Just over 12 months ago, I opened the doors to the Travis Schultz and Partners Cairns office. Bright eyed and bushy tailed I arrived in our new office ready to hit the road running, pound the pavement, set the world on fire (and any other metaphor one can think of!). I busied myself in those first weeks doing all the usual things; setting up furniture and spending hours on hold to phone companies – but still wondering why the internet wouldn’t work. Finally, the office was ready, staff were in place, and we waited (and hoped) for the phone to ring.
Colleagues and friends asked about this new firm. ‘Travis who?’ was the standard response. By and large no one had really heard of ‘TSP’ (Travis Schultz & Partners) in Far North Queensland. Despite having been opened for four years on the Sunshine Coast, it was relatively unheard of in the north. My job was to let the Cairns community know we had arrived (but without a multimillion-dollar advertising budget). I knew this would be a challenge, but I was optimistic we could do this.
I was confident having lived and worked in Cairns for most of my life, that this was a great place to open a personal services law firm. Cairns is a vibrant and growing city, with a diverse range of industries and a strong sense of community. A community that I have long been a part of and knew well. My networks of friends and colleagues, who I had known for years, became my biggest supporters.
In deciding whether to open a regional office, we had to consider whether a ‘bricks and mortar’ office was still necessary. Theoretically business can be done from virtually anywhere, so why open an office? In a digital era where virtual law firms and online legal services are on the rise, did we really need a physical space? The short answer was yes.
Most clients, whether regional or otherwise, want to see their lawyer face to face. Our clients are going through one of the most challenging times in their life and, no matter how good video conferencing is, it can never replace an in-person conversation. I’m not the only one who shares this view. In the last few years, I have noticed some large corporate firms that have historically operated out of capital cities opening offices in Cairns. I can only speculate that their clients are also demanding a physical presence in regional areas and for that personal interaction with their lawyer.
I’m pleased to report, that the phone did ring, and the work has started to come in the door. I credit our growth in this last year to two main factors.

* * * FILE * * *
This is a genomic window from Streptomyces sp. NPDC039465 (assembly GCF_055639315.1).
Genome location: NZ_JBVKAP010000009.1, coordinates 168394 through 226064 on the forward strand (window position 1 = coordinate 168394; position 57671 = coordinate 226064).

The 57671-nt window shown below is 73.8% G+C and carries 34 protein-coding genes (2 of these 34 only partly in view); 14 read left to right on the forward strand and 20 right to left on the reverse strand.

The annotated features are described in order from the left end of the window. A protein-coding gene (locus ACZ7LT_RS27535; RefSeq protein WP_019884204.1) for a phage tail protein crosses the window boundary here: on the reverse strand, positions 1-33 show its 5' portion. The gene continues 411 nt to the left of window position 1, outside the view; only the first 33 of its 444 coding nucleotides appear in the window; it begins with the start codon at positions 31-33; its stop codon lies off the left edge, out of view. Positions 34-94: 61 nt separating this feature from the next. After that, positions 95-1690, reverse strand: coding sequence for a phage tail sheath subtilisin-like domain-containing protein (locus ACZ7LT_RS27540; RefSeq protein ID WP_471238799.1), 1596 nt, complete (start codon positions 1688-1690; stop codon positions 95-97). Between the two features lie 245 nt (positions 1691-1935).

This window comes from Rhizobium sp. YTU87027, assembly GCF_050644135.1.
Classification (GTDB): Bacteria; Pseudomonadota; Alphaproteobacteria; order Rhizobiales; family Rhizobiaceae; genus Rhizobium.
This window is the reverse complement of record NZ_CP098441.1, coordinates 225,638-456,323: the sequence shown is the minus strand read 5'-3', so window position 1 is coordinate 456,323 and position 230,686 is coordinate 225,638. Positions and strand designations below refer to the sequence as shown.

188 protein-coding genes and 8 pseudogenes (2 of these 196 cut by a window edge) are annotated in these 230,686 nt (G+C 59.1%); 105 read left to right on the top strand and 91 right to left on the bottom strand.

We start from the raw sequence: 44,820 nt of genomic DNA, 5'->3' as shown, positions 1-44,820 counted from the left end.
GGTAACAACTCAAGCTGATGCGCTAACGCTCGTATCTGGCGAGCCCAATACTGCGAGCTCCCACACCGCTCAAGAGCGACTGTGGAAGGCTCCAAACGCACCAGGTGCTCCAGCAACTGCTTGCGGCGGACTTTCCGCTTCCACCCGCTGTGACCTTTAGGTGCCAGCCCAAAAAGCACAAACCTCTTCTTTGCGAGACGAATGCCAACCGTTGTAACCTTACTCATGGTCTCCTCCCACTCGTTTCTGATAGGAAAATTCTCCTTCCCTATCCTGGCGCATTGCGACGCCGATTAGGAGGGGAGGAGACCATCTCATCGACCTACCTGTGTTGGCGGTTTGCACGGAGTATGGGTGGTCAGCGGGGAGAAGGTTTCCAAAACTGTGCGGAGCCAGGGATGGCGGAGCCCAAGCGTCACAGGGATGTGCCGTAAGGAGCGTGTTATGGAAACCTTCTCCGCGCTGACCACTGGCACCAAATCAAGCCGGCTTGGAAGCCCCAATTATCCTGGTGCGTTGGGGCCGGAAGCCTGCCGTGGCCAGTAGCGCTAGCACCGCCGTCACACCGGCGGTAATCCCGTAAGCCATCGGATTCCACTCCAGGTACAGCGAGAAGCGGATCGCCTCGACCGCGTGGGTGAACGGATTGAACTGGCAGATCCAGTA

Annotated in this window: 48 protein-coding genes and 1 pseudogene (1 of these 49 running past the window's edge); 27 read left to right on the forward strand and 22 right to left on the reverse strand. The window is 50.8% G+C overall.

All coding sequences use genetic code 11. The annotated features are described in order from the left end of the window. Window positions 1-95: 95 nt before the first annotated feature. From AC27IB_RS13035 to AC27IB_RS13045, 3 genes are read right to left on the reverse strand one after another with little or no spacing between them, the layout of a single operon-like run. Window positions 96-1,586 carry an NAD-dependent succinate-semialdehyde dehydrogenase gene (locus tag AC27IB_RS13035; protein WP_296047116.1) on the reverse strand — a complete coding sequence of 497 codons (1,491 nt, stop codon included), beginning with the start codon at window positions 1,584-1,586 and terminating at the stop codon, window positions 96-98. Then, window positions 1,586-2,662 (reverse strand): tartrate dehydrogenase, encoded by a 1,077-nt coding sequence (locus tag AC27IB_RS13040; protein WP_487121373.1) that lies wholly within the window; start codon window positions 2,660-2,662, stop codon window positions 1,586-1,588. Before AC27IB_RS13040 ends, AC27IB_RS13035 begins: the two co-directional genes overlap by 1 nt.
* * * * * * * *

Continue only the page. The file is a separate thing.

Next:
Firstly, I had a team with a shared drive and commitment to make this venture work. However, finding the right people didn’t happen by chance. I knew we needed team members who aligned with our values, who were willing to put their hand up to help and who came to the table with ideas, inspiration, and enthusiasm. The interview process was not about whether they were competent using Microsoft Office or whether they had years of experience working in law firms, rather, it was to gauge what their motivation and purpose was and whether that aligned with what we were hoping to achieve. Right from the very beginning they were given ownership to help build this new firm and they embraced every opportunity.
Secondly, I had immense support from members of the community who I had known for years. These were genuine relationships built on common interests. Whether through our children’s sport activities, volunteering on community committees or working in a tight knit legal community, my network already existed long before I opened the door.
Networks are key to the success of any business; however, the importance of networks cannot be overstated when opening a business in a regional location like Cairns. In a regional setting, where local communities are tightly knit, personal relationships and connections play a pivotal role in the success of a business. Additionally, these networks have helped me to establish a positive reputation and credibility within our regional community.
Instead of frantically exchanging business cards at networking events, I have focussed my time on having good chats with like-minded people. This leads to interesting conversations, sharing of ideas, and building of genuine relationships. It is from these connections that word-of-mouth referrals are made. It has been my experience that clients are far more likely to accept a referral from a trusted source than be persuaded by sleek ads, catchy slogans, and marketing strategies.
I’m certainly no expert in business and I have much to learn, however, my best advice after reflecting on the past year is to nurture your existing relationships and supporters and to search high and low for staff who are as excited and enthusiastic about your new business as you are.
As published in Lawyers Weekly.
Partner & Cairns Leader
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